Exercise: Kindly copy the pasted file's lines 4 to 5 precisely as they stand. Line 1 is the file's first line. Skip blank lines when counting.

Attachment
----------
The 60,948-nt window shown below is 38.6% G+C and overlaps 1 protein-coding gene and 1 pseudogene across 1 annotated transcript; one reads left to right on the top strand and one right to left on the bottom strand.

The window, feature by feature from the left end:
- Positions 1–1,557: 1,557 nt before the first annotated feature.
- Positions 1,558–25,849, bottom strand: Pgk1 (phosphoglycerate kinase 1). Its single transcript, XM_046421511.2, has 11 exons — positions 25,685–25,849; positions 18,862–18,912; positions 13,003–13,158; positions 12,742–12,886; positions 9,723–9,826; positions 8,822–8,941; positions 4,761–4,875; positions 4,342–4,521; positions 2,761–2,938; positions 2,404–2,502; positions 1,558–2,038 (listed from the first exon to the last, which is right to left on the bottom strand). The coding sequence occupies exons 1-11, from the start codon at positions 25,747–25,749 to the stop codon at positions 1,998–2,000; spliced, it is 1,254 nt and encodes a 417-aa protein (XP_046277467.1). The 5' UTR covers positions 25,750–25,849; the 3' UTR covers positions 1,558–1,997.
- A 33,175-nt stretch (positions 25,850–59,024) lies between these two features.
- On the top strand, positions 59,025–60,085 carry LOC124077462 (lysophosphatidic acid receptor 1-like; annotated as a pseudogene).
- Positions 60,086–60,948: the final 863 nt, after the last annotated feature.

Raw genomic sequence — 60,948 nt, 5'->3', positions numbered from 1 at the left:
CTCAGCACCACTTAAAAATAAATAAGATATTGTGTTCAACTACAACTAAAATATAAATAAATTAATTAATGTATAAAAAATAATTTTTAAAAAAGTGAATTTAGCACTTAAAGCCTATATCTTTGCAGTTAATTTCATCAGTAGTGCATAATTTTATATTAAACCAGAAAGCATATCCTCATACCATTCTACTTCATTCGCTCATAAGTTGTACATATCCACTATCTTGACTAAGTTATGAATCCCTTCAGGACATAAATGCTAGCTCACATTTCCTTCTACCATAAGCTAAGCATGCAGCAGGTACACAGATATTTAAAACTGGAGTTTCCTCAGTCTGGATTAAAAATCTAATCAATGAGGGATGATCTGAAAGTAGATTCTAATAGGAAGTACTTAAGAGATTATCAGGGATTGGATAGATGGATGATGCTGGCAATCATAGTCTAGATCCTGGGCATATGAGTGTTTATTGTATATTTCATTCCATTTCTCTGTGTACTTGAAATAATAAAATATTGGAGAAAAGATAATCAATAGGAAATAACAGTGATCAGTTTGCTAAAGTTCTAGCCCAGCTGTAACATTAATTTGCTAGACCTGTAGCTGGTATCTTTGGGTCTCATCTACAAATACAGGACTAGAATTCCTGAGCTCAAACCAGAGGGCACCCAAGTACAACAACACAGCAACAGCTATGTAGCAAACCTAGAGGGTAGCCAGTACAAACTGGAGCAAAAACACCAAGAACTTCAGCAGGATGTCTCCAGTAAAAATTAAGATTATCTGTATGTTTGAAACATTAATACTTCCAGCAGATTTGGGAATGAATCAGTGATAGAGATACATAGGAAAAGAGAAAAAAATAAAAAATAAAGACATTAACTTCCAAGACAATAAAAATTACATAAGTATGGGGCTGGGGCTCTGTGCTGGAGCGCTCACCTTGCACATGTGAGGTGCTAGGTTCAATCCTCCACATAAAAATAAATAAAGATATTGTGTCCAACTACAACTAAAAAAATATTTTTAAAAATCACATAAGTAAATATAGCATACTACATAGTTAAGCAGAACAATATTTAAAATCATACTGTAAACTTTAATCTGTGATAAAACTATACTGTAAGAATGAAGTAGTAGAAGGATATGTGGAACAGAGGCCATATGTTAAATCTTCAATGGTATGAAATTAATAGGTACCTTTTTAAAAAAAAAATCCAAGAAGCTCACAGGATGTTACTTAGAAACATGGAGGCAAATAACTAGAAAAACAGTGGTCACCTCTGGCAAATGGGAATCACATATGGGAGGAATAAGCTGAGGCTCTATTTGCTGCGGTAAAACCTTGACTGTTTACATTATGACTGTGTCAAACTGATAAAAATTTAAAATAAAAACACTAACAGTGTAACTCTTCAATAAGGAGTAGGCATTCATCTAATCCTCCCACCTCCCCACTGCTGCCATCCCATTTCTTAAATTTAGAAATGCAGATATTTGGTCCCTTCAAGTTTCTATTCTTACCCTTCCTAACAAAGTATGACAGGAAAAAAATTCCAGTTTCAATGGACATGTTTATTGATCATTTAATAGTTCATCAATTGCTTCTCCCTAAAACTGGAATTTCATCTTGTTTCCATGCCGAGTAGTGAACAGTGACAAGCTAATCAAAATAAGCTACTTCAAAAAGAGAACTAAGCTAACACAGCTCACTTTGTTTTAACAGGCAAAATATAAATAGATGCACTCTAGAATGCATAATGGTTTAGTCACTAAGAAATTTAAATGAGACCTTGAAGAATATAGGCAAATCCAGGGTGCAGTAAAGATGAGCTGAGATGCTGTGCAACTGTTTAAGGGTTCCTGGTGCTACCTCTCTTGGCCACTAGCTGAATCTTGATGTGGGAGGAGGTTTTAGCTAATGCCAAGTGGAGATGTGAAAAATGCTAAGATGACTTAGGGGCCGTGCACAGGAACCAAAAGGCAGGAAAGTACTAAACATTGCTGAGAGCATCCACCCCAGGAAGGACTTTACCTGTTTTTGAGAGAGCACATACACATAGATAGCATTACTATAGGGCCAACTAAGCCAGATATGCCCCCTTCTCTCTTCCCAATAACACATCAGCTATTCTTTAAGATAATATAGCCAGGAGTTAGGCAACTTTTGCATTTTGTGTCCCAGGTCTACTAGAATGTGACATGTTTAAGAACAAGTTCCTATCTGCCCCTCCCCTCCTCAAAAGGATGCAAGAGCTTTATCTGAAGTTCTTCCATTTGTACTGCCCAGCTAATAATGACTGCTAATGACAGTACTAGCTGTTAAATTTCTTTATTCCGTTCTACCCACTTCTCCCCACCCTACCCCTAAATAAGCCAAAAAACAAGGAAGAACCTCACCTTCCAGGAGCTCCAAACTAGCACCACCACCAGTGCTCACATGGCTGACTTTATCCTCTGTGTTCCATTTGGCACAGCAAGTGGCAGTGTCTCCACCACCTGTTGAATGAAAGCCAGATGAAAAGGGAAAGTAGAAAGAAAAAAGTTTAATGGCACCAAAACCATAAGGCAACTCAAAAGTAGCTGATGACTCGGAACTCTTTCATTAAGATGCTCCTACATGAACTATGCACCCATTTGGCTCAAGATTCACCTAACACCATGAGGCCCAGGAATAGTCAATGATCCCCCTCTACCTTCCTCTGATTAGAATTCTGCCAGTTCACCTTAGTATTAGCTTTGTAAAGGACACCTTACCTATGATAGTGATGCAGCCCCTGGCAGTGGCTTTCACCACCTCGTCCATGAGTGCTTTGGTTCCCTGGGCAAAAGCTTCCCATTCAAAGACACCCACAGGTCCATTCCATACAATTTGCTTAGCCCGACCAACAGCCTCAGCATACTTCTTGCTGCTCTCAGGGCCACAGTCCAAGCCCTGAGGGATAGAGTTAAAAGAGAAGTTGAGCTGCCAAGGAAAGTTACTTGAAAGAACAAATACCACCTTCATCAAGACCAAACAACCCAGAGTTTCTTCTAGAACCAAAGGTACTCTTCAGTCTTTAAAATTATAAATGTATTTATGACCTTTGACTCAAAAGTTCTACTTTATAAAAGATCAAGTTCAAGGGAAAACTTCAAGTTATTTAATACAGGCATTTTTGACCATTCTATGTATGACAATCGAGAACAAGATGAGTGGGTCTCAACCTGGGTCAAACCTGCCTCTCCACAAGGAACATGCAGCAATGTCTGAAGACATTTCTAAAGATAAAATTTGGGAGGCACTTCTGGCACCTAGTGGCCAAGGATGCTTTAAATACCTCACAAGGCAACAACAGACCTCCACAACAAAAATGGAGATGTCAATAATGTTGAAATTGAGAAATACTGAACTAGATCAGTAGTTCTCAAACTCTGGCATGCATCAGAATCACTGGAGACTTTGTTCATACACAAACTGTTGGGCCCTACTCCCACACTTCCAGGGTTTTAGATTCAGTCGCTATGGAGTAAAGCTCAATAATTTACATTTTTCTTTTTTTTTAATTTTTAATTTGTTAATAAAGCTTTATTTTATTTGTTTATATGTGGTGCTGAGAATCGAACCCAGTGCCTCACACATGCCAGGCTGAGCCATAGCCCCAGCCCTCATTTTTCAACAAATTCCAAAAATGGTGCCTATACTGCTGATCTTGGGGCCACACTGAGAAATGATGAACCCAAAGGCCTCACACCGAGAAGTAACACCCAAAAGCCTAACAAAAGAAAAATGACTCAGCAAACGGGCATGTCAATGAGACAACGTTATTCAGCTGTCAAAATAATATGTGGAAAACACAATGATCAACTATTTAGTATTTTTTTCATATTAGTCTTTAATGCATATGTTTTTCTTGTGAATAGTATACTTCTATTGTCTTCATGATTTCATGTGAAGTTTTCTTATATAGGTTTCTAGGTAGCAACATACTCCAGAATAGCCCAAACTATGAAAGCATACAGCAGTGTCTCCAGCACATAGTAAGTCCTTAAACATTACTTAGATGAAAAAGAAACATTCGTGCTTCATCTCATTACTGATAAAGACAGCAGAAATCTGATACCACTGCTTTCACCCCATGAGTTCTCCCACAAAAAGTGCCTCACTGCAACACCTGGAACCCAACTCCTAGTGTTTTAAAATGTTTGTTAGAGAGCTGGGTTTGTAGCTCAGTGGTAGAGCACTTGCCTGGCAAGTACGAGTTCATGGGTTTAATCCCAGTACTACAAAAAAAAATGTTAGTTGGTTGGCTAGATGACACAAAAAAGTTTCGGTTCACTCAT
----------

- Positions 1,558–25,849, bottom strand: Pgk1 (phosphoglycerate kinase 1). Its single transcript, XM_046421511.2, has 11 exons — positions 25,685–25,849; positions 18,862–18,912; positions 13,003–13,158; positions 12,742–12,886; positions 9,723–9,826; positions 8,822–8,941; positions 4,761–4,875; positions 4,342–4,521; positions 2,761–2,938; positions 2,404–2,502; positions 1,558–2,038 (listed from the first exon to the last, which is right to left on the bottom strand). The coding sequence occupies exons 1-11, from the start codon at positions 25,747–25,749 to the stop codon at positions 1,998–2,000; spliced, it is 1,254 nt and encodes a 417-aa protein (XP_046277467.1). The 5' UTR covers positions 25,750–25,849; the 3' UTR covers positions 1,558–1,997.
- A 33,175-nt stretch (positions 25,850–59,024) lies between these two features.